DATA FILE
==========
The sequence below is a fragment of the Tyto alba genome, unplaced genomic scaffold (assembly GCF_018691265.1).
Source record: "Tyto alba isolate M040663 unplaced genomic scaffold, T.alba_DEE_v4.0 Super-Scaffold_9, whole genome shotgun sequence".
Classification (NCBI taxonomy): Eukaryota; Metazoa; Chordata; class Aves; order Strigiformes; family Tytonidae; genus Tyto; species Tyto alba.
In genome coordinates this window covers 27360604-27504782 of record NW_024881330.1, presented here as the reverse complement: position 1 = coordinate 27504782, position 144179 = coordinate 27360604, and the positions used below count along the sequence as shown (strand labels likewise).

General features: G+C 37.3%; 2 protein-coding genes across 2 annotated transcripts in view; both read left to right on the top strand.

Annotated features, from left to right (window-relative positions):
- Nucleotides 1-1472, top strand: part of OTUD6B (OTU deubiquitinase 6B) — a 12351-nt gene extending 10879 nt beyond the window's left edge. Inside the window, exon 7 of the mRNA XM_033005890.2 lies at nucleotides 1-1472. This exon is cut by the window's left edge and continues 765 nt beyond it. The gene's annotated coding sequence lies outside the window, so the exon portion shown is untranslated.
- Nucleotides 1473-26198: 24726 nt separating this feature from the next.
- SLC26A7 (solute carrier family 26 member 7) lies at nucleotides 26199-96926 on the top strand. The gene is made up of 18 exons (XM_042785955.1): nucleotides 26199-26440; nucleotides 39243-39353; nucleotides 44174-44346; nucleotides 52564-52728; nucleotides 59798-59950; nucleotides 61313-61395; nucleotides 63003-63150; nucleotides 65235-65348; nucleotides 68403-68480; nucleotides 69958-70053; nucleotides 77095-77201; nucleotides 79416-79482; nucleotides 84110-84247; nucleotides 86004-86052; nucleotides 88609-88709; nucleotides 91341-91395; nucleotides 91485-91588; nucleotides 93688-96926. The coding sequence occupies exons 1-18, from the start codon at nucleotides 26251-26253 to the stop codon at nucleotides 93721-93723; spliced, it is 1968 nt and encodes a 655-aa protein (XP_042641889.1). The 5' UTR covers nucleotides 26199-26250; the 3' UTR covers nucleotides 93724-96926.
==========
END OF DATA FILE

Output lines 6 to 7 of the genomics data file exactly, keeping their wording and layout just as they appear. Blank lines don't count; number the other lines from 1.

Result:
Annotated features, from left to right (window-relative positions):
- Nucleotides 1-1472, top strand: part of OTUD6B (OTU deubiquitinase 6B) — a 12351-nt gene extending 10879 nt beyond the window's left edge. Inside the window, exon 7 of the mRNA XM_033005890.2 lies at nucleotides 1-1472. This exon is cut by the window's left edge and continues 765 nt beyond it. The gene's annotated coding sequence lies outside the window, so the exon portion shown is untranslated.